Friedrich Miescher Institute for Biomedical Research

Friedrich Miescher Institute for Biomedical Research

Friedrich Miescher Institute for Biomedical Research   link
Lieu: Bâle - Suisse du Nord-Ouest
Maulbeerstrasse 66, 4058 Basel

Domaine: Santé
Affiliation: Novartis

Understanding the mechanisms of disease

The Friedrich Miescher Institute is devoted to fundamental biomedical research aimed at understanding the basic molecular mechanisms of health and disease. We communicate and patent our findings to enable their translation into medical application. The FMI focuses on the fields of
  • Epigenetics
  • Growth control
  • Neurobiology
In these fields, the FMI has gained international recognition as a center of excellence in innovative biomedical research.

Training young scientists

Sciences de la vie - Événement - 26.09
The three FMI internal science prizes are awarded yearly and recognize respectively the best thesis, the best postdoc study and an ingenious new method or tool. The prizes 2022 were awarded last week at the FMI Annual Meeting, in Grindelwald, in the Swiss Alps. Read more about the winners and their projects.
Sciences de la vie - 8.08
Sciences de la vie

Filippo M. Rijli, group leader at the FMI and Professor in Neurobiology at the University of Basel, has been elected Member of the Italian Accademia Nazionale dei Lincei, one the world's oldest and most prestigious scientific academies.

Sciences de la vie - Chimie - 29.06
Sciences de la vie - Chimie

FMI researchers developed an imaging approach that allowed them to visualize individual molecules involved in the cell's response to stress.

Gestion de la recherche - Sciences de la vie - 20.06
Gestion de la recherche - Sciences de la vie

Andreas Lüthi has been awarded a highly endowed Advanced Grant from the Swiss National Science Foundation (SNSF). This new transitional grant scheme is aimed at researchers who intended to apply for an ERC grant. Lüthi's project addresses the fundamental question how the brain controls emotional states.

Sciences de la vie - 15.05
Sciences de la vie

Over 200 high school students visited the FMI last week to learn more about biomedical research and the everyday life of a researcher. The goal of the event was to help the student better understand what it really means to work in research so that they can take more informed decisions about their course of study and professional future.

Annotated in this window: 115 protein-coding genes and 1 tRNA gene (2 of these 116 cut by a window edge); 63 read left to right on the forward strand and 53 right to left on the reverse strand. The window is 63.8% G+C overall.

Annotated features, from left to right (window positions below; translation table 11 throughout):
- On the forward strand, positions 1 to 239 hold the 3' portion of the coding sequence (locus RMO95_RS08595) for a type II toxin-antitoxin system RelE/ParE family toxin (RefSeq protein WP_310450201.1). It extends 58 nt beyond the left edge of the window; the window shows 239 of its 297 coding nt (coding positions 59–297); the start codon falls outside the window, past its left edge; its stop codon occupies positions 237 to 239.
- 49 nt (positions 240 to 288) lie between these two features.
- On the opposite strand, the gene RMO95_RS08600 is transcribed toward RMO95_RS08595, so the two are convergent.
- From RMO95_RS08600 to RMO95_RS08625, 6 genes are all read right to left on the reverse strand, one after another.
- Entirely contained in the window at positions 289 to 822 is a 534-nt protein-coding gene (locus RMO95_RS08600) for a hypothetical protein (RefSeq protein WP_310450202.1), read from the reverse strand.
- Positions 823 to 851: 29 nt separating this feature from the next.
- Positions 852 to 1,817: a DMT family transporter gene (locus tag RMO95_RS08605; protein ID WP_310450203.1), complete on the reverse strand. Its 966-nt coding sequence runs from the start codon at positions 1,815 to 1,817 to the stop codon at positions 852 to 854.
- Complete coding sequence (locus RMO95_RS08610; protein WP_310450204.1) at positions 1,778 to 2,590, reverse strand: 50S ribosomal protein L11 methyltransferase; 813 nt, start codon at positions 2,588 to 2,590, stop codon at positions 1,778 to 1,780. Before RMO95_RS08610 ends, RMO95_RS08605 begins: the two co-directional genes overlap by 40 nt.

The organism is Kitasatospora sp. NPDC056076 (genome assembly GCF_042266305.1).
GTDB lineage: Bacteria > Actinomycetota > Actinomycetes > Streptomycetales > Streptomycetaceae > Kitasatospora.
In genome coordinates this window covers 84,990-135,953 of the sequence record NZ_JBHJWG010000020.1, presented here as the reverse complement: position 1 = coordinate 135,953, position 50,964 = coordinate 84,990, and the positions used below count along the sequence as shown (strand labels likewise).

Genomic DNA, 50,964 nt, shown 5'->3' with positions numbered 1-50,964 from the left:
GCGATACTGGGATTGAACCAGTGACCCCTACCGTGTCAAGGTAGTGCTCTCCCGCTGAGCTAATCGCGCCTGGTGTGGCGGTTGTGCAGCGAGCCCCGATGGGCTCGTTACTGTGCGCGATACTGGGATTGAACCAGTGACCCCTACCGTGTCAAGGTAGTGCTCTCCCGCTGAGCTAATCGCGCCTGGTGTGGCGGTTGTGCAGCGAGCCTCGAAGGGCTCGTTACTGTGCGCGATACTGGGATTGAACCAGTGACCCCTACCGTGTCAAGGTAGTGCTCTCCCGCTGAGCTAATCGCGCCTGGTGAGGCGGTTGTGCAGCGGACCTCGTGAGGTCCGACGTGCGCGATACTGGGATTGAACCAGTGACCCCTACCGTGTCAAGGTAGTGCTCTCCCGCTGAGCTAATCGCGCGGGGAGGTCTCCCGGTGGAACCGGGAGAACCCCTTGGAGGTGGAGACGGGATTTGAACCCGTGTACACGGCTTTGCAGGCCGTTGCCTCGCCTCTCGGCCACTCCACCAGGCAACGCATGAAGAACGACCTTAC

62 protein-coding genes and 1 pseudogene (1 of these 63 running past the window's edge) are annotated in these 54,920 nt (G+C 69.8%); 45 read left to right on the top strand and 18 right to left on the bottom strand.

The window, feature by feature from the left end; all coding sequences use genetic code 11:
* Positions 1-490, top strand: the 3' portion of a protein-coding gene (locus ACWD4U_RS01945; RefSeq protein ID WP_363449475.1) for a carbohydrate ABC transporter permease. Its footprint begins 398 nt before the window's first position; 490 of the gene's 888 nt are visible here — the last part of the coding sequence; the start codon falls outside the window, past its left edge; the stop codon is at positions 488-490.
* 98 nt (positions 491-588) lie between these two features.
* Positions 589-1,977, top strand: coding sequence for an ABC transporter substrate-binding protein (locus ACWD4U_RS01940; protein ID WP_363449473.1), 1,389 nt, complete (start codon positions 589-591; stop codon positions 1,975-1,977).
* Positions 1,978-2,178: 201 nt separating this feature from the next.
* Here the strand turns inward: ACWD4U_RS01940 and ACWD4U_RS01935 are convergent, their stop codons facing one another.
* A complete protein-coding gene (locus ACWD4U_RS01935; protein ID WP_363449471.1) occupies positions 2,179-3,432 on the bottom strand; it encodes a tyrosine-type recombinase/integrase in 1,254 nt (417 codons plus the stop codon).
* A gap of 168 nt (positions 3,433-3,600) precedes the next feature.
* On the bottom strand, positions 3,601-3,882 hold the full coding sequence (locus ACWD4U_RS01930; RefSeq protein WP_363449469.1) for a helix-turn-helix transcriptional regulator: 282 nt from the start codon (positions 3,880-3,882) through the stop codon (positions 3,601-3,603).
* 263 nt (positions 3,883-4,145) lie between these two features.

Sciences de la vie - Santé - 26.04

Nicolas Thomä, a research group leader at the Friedrich Miescher Institute for Biomedical Research (FMI) in Basel, receives the Otto Naegeli Prize for Medical Research, one of the most prestigious scientific awards in Switzerland.

Carrière - 21.07

One of the missions of the FMI is to offer talented young scientists from all over the world the opportunity to engage in cutting-edge research and become future leaders in academia, industry and other sectors. The FMI's PhD candidate body is represented by six representatives, who serve as a general voice for doctoral researchers. We spoke to the current PhD reps to learn about their work and activities — and what they enjoy the most about their role.

Chimie - Événement - 24.06
Chimie - Événement

Prisca Liberali, a research group leader at the FMI and Adjunct Professor at the University of Basel, receives the Gold Medal of the European Molecular Biology Organization (EMBO). She is recognized for her exceptional contributions to understanding the formation of intestinal organoids from stem cells and for developing new analytical tools.

Sciences de la vie - Santé - 13.06

At first glance, Caenorhabditis elegans , or C. elegans for short, isn't exactly awe-inspiring. This transparent roundworm, about 1 millimeter long, is essentially a set of liquid-filled tubes surrounded by a flexible exoskeleton; its huge gut starts at one end with a mouth, also known as the pharynx, and ends in the anus.

Santé - Sciences de la vie - 11.05
Santé - Sciences de la vie

Researchers from FMI have identified a synthetic protein that dampens the activity of a cellular pathway involved in viral infection. The findings could help to develop drugs that combat viruses such as influenza A and Zika.

Sciences de la vie - Santé - 20.04

Cilia, the little "hairs" attached to almost all cells of the human body, play a role in various cellular functions and cause diseases called ciliopathies when they are defective. Researchers from the group of Patrick Matthias and the FMI Structural Biology platform determined the structure, at near atomic resolution, of a protein complex that plays an essential role in the assembly of cilia - and causes ciliopathies when it is mutated.

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